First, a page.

Double Screen version 36 mins
(filmed December 1965)
Billy Name/Edie Sedgwick
(Note: POPism and some filmographies incorrectly credit Ronald Tavel as the scriptwriter.)
(Photo: Edward Steichen, 1932)
Lupe was shot in December 1965 using Andy Warhol's sync-sound Auricon camera which resulted in a very poor quality soundtrack. The Auricon recorded an optical soundtrack directly on the film during shooting but optical tracks required black and white processing to avoid distortion and Lupe was shot and processed in color. (FAW25) According to Caffe Cino playwright Robert Heide, Warhol had originally approached him about writing the script for Lupe:
"During this period I conferred with Andy about writing The Death of Lupe Velez for Edie who was anxious to play the role of the Mexican Spitfire, found dead in her Hollywood hacienda with her head in a toilet bowl. I met Edie at the Kettle of Fish on MacDougal Street to talk over the project. When I got there Edie was at a table with a fuzzy-haired blond Bob Dylan whose shiny black limousine was parked outside. I mentioned the script I was working on and Edie said innocently, 'Oh, we already filmed that this afternoon. It's in the can... in Technicolor.' Nothing was said when Andy arrived, although he did astonish me that evening by asking, 'When do you think Edie will commit suicide? I hope she lets me know so I can film it'." (VVR)
Lupe was shot in Panna Grady's apartment in the old Dakota building. Panna is described in POPism as "a hostess of the sixties who put uptown intellectuals together with Lower East side types - she seemed to adore the drug-related writers in particular." (POP127) The film was based on the suicide of the Mexican actress/singer Lupe Velez who appeared in a number of films, often billed as the "Mexican Spitfire." After making one film titled Mexican Spitfire in 1940, she then went on to make entire series of "Spitfire" films including Mexican Spitfire Out West (1940), Mexican Spitfire's Baby (1941), Mexican Spitfire at Sea (1941), Mexican Spitfire Sees a Ghost (1942), Mexican Spitfire's Elephant (1942) and Mexican Spitfire's Blessed Event (1943).
As Callie Angell noted in the Films of Andy Warhol (Part II), although Warhol's movie took Velez as its inspiration, it actually featured Edie "simply acting as herself."
Callie Angell (Films of Andy Warhol (Part II)):
"... the film shows Edie engaged in what might have been the regular activities of her life - listening to music, dancing, playing with a kitten, taking pills, eating supper, waking up in the morning, putting on her makeup, getting a haircut from Billy Name, and so on. Warhol's camera documents all of this in a fairly straightforward manner, occasionally abandoning the action of the film to pan slowly up to the high molded ceilings, as if gazing in awe at its elegant surroundings. The only concessions to the narrative premise of the film are the 100-foot silent shots spliced on the end of each reel, which show Edie slouched on a bathroom floor with her head in the toilet." (FAW24)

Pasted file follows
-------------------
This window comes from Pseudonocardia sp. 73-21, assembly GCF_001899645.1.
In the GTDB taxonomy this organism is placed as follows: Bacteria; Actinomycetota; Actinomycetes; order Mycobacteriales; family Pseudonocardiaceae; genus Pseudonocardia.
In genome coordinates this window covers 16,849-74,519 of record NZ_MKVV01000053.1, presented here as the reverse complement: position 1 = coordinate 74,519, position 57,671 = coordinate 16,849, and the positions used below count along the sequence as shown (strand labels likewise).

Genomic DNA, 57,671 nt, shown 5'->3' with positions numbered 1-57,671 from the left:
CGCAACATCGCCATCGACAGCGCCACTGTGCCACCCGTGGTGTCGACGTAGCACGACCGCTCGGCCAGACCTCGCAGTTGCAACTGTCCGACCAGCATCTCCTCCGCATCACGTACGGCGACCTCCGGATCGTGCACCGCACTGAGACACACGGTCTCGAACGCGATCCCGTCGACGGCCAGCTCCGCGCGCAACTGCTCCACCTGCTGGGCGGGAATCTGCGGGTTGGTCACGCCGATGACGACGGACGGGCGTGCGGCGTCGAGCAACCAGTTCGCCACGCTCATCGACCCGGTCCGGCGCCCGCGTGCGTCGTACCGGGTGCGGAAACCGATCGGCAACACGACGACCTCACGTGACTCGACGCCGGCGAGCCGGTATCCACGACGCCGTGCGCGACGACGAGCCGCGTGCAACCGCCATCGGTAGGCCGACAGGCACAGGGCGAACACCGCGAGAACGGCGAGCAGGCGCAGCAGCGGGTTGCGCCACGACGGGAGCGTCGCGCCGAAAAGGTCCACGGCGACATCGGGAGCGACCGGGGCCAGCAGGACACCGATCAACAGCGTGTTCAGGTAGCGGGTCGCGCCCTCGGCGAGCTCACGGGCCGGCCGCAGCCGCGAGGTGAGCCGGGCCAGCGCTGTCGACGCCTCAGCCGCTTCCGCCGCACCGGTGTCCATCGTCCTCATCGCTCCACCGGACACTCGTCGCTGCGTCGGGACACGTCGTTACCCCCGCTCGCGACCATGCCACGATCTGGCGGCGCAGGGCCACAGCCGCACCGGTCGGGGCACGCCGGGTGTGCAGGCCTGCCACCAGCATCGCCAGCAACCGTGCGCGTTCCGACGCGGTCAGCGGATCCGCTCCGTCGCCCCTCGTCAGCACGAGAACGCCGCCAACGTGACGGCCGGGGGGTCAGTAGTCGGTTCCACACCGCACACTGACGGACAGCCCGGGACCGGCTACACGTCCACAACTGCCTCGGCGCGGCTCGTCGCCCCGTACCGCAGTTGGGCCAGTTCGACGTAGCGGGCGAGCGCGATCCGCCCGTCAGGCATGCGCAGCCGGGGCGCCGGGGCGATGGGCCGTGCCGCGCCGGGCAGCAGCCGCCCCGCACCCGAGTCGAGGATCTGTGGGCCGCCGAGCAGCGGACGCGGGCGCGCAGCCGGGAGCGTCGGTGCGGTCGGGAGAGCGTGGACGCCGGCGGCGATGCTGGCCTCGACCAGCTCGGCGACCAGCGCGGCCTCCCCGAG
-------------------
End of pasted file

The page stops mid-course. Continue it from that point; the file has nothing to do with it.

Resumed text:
Velez was linked romantically to a number of Hollywood actors, including Gary Cooper. Life Magazine reported, "... he [Cooper] had a magnetic effect on Hollywood's luscious young actresses... for two hectic years he shared a Laurel Canyon hideaway with Mexican actress Lupe Velez, various transient Velez relatives and two caged golden eagles." Marlene Dietrich has been quoted about Cooper's relationship with Lupe, saying "Gary was totally under the control of Lupe." Other Hollywood actors who reportedly had affairs with Velez included John Gilbert, Charlie Chaplin, Jack Dempsey and Victor Fleming.
(Paul O'Neil, "A Shadow Taller Than Life," Life magazine, May 26, 1951)
Lupe married Tarzan - Johnny Weissmuller - in 1933, but divorced him about five years later. At the time of her death she was unmarried and pregnant. She left behind a suicide noted addressed to actor Harald Maresch with whom she had been having an affair.
From "California: Guadaloupe" (Time magazine, December 25, 1944):
"In Hollywood, whose great ladies may water-ski in evening gowns, Guadaloupe Velez de Villalobos became rich and famous and was known as Lupe Velez. She lived in a Spanish mansion, bathed in a jade-green tub, slept in a bed which was eight feet square, and was courted by many handsome men. She had been impatient with her good home in Mexico and with San Antonio's Convent of Our Lady of the Lake, where she was instructed in the duties of womanhood. But although she lived in Hollywood for 17 years and changed the color of her hair, she could never forget that she was really Guadaloupe Velez de Villalobos. Last week this fact proved fatal...